Editorial : April 2006

 |  July 2, 2018

My aunt once told me that while fifty percent of her believed in spirits and the other fifty percent didn’t, she was certainly one hundred percent scared. This is from a woman who was one of the first female generals in Thailand, her main job being to supply highly classified intelligence reports on foreign policy to the government. While her comments amuse me, they are also telling: that living in Thailand, whether one believes or not, one can’t get away from the supernatural.

My old school friends dragged me to see my first fortune teller last month. I have always resisted this most popular of national hobbies and was therefore seriously unhappy to be told that I would probably contract a very deadly illness this year, that my mother may also suffer a similar fate, that my marriage was on the rocks, that my company was never going to get any bigger, that I should leave my current position to become a university lecturer and that I should spend some personal time to combat the cowardice deep within me. While rationally I don’t believe a word of it, I am, like my aunt, nervous.

But personal anecdotes aside, superstition is so deeply rooted in this country that it often causes ripples not just personally, but throughout the entire nation. Last year, a much respected soothsayer predicted that on the 18lh of November the South of Thailand would be completely swept away by a giant earthquake and tidal wave. People actually left their jobs and moved up north for a couple of days; newspapers actually carried this ‘news’ on the FRONT page and hospitals in Bangkok actually implemented contingency plans for this imminent disaster. Really. Like all those pre­millennium doomsday cults, I would like to hear what these great visionaries had to say after they were proved wrong.

It never ceases to amaze me how far we Thais take this. A family friend, whose companies employ tens upon tens of thousands, doesn’t make one single business decision without getting the OK from his mor du (fortune teller) and we all know how much ThaksinShinawatra (excuse the lack of introductory title, as by the time you read this he could once again be Prime Minister, continue to be Caretaker Prime Minister, or, insha’allah, back to plain Mister) relies on the stars and the occult.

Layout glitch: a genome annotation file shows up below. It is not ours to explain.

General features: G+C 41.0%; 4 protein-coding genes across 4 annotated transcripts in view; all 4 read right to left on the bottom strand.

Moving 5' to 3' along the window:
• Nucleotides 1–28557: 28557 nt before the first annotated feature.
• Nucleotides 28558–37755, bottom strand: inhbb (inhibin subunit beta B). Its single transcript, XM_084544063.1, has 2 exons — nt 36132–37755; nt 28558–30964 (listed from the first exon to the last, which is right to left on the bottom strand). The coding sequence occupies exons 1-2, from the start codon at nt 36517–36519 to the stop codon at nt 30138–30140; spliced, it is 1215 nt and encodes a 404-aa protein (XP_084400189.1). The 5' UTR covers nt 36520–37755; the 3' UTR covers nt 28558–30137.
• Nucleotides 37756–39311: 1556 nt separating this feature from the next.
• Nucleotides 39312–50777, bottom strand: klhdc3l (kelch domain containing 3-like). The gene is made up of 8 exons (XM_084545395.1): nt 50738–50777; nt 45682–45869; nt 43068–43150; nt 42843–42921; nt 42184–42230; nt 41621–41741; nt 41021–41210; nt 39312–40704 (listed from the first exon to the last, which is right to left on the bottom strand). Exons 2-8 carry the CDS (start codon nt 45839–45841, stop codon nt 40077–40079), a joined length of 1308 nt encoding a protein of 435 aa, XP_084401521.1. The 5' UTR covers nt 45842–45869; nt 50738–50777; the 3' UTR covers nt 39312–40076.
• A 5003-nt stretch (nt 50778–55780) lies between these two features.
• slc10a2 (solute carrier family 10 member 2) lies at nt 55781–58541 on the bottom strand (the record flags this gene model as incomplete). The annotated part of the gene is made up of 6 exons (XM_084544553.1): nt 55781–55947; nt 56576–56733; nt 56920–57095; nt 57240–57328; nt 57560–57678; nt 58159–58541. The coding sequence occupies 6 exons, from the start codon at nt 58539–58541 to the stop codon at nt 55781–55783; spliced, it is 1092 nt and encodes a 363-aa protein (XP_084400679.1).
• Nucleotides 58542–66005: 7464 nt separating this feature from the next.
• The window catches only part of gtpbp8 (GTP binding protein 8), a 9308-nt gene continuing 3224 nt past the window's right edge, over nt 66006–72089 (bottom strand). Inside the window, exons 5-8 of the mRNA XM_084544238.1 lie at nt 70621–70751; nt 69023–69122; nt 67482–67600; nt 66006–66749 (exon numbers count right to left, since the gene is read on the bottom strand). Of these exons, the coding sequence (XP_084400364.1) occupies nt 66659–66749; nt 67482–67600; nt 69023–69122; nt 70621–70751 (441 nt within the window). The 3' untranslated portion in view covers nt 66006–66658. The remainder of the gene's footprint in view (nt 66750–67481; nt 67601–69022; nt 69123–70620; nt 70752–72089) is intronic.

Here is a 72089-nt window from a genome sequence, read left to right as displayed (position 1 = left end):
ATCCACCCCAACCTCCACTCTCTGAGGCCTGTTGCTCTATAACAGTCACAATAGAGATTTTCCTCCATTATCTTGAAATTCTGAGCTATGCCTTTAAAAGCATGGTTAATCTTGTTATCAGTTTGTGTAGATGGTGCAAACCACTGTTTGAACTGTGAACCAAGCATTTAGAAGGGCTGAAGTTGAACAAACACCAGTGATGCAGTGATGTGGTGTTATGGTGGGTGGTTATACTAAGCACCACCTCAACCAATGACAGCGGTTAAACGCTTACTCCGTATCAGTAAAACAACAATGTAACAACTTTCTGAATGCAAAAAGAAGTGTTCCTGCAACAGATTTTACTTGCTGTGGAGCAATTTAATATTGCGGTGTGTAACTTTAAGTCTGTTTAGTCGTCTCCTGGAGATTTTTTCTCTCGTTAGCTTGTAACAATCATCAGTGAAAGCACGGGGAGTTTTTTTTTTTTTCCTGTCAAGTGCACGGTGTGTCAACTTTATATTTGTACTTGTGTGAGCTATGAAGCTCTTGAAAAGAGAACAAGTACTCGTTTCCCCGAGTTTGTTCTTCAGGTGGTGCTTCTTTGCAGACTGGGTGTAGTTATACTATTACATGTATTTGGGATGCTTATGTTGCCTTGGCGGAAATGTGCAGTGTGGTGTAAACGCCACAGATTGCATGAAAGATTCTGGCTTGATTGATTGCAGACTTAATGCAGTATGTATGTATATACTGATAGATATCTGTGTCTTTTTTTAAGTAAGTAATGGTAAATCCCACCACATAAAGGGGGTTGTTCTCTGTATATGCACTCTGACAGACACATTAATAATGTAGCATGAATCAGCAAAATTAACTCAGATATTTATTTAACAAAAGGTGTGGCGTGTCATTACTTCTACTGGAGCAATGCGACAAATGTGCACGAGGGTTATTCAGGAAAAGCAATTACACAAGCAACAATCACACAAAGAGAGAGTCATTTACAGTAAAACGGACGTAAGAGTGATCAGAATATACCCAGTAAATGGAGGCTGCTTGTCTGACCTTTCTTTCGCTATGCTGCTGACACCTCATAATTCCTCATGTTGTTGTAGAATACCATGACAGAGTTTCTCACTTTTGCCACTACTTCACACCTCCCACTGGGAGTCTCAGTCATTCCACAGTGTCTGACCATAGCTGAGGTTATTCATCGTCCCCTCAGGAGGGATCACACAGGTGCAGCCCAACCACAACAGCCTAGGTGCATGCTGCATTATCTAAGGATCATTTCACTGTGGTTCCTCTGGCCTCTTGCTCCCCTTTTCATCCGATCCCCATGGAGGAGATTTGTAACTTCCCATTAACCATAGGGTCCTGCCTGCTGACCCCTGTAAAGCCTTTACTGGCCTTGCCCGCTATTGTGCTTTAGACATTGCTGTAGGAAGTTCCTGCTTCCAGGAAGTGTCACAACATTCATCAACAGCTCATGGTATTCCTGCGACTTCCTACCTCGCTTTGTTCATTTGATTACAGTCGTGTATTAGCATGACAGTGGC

There is nothing wrong with faith. While I personally struggle to grasp how one makes that leap in the dark, I know that the world is populated by billions of intelligent and good people who have leapt. However, it is very dangerous and irresponsible, I feel, when people — George Bush with his personal conversations with God, Osama with his various missions on behalf of Allah, Thaksin allegedly putting hexes on members of the Democrat party, and certainly most public about his constant roller-coaster of a relationship with the stars – bring The Other into political play.

This country is in enough turmoil without adding something so wholly intangible into the mix. And while I am swollen with pride at how we have so far peacefully handled this political upheaval, I hope that we will continue to do so and use rationality and sensibility to move this country forward rather than rely on our ingrained and socially infused superstition.

Having said all that, I am going to cut this editorial short now and go for my medical checkup at the hospital.

Citylifethis month:

The reason I have been pontificating about the supernatural this month is because of an incident at work which led me to write my feature story this month on superstition in the workplace, and which has led me to take notice of the number of headlines this issue gets in the national press. Other articles this month, however, are much more firmly rooted in fact, with Oliver Benjamin’s report on Thailand’s more scientific (and mostly downright bizarre) achievements in the Guinness Book of World Records, Laura Turnowski’s chilling story of her visit to Cambodia’s TuolSleng Museum and Sabrina Gyorvary’s look into a group of strong women in Lamphun who are pioneering the Forrest Community Support Group.

Then there is the hard-to-miss cover story by Po Garden on his apparent never-ending quest to chat up Chiang Mai’s sexy nurses, which brings a bit of harmless smut to our pages. Lastly, a big thank you to photographer Brent Madison, for his saucy cover photograph.

Happy New Year and happy splashing this songkran!